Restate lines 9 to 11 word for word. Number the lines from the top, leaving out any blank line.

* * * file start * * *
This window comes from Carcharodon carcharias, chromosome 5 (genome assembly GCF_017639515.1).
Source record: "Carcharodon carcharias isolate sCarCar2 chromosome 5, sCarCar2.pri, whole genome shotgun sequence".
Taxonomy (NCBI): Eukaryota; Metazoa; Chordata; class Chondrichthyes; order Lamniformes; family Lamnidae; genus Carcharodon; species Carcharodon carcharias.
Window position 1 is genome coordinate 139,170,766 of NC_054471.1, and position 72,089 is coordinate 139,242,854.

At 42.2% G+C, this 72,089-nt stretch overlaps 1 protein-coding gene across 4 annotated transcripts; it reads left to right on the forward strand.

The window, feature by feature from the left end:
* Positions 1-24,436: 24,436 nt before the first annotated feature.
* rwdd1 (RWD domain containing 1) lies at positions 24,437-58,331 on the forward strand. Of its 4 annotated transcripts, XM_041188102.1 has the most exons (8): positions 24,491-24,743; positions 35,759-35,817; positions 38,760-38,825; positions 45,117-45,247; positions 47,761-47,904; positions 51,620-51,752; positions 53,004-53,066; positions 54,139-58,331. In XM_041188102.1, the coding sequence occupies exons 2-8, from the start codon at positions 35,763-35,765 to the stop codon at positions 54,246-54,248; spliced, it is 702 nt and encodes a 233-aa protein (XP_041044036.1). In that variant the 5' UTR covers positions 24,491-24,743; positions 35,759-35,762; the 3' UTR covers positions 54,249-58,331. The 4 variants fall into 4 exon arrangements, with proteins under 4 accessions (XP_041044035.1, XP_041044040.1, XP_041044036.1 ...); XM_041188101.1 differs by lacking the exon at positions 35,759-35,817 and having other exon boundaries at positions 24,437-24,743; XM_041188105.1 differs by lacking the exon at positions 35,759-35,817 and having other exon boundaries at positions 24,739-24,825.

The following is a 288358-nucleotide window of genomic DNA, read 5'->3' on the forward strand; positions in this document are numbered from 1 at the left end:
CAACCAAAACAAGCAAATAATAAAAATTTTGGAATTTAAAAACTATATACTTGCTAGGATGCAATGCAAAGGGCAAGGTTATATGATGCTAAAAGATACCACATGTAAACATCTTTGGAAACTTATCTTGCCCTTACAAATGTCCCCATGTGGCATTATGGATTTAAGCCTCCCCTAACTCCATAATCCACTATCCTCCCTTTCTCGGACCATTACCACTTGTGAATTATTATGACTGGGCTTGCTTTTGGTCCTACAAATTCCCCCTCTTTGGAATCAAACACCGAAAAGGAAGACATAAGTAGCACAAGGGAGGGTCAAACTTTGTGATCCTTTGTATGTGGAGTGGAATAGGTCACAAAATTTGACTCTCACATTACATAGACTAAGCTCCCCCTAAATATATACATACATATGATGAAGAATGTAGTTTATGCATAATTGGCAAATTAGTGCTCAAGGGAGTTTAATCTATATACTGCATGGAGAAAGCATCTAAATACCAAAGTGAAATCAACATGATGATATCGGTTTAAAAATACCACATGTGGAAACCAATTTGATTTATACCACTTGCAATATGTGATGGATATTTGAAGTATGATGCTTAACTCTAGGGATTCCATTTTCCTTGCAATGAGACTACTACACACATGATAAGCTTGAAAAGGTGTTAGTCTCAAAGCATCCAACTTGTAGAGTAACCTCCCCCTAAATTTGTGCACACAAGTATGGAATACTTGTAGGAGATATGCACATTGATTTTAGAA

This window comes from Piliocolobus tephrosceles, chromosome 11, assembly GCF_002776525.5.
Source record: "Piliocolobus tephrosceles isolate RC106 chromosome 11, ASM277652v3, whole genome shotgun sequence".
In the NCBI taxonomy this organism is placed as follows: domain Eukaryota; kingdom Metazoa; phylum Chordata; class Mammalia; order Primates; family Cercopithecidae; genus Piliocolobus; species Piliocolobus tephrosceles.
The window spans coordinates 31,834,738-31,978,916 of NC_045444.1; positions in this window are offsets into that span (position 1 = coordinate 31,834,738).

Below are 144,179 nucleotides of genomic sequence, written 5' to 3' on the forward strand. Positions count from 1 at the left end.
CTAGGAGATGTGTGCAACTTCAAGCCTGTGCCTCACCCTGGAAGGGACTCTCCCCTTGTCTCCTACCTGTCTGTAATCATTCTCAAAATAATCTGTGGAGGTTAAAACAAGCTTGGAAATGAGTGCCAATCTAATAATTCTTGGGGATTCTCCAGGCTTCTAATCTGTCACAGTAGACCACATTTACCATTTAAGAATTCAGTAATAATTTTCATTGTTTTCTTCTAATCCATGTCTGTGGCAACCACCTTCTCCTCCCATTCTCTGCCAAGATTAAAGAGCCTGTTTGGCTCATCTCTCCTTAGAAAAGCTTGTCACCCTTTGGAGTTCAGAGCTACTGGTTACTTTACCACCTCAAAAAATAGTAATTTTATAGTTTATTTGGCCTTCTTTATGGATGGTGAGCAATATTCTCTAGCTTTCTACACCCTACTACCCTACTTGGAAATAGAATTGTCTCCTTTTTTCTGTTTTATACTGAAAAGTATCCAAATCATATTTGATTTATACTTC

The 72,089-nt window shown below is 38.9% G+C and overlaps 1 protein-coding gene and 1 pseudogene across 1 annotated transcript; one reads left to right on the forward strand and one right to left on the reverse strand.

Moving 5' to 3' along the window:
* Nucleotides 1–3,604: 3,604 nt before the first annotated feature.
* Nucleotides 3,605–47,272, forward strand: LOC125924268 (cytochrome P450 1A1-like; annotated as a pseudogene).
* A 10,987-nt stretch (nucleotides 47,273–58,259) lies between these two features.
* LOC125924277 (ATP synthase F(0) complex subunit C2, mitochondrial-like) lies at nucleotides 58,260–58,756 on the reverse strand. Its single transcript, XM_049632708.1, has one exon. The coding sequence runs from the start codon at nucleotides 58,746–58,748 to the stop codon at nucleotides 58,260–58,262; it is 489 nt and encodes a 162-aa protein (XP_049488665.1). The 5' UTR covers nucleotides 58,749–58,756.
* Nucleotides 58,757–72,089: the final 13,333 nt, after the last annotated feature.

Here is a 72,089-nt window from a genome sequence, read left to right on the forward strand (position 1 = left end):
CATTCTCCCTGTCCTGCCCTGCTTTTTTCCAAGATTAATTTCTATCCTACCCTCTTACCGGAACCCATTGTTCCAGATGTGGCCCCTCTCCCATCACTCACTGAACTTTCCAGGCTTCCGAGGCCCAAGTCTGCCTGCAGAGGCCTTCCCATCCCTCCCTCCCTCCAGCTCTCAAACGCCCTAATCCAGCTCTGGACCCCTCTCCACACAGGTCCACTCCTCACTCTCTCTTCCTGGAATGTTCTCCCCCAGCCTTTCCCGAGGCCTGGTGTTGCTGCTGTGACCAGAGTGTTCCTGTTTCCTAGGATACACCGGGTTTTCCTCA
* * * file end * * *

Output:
The following is a 288358-nucleotide window of genomic DNA, read 5'->3' on the forward strand; positions in this document are numbered from 1 at the left end:
CAACCAAAACAAGCAAATAATAAAAATTTTGGAATTTAAAAACTATATACTTGCTAGGATGCAATGCAAAGGGCAAGGTTATATGATGCTAAAAGATACCACATGTAAACATCTTTGGAAACTTATCTTGCCCTTACAAATGTCCCCATGTGGCATTATGGATTTAAGCCTCCCCTAACTCCATAATCCACTATCCTCCCTTTCTCGGACCATTACCACTTGTGAATTATTATGACTGGGCTTGCTTTTGGTCCTACAAATTCCCCCTCTTTGGAATCAAACACCGAAAAGGAAGACATAAGTAGCACAAGGGAGGGTCAAACTTTGTGATCCTTTGTATGTGGAGTGGAATAGGTCACAAAATTTGACTCTCACATTACATAGACTAAGCTCCCCCTAAATATATACATACATATGATGAAGAATGTAGTTTATGCATAATTGGCAAATTAGTGCTCAAGGGAGTTTAATCTATATACTGCATGGAGAAAGCATCTAAATACCAAAGTGAAATCAACATGATGATATCGGTTTAAAAATACCACATGTGGAAACCAATTTGATTTATACCACTTGCAATATGTGATGGATATTTGAAGTATGATGCTTAACTCTAGGGATTCCATTTTCCTTGCAATGAGACTACTACACACATGATAAGCTTGAAAAGGTGTTAGTCTCAAAGCATCCAACTTGTAGAGTAACCTCCCCCTAAATTTGTGCACACAAGTATGGAATACTTGTAGGAGATATGCACATTGATTTTAGAA

This window comes from Piliocolobus tephrosceles, chromosome 11, assembly GCF_002776525.5.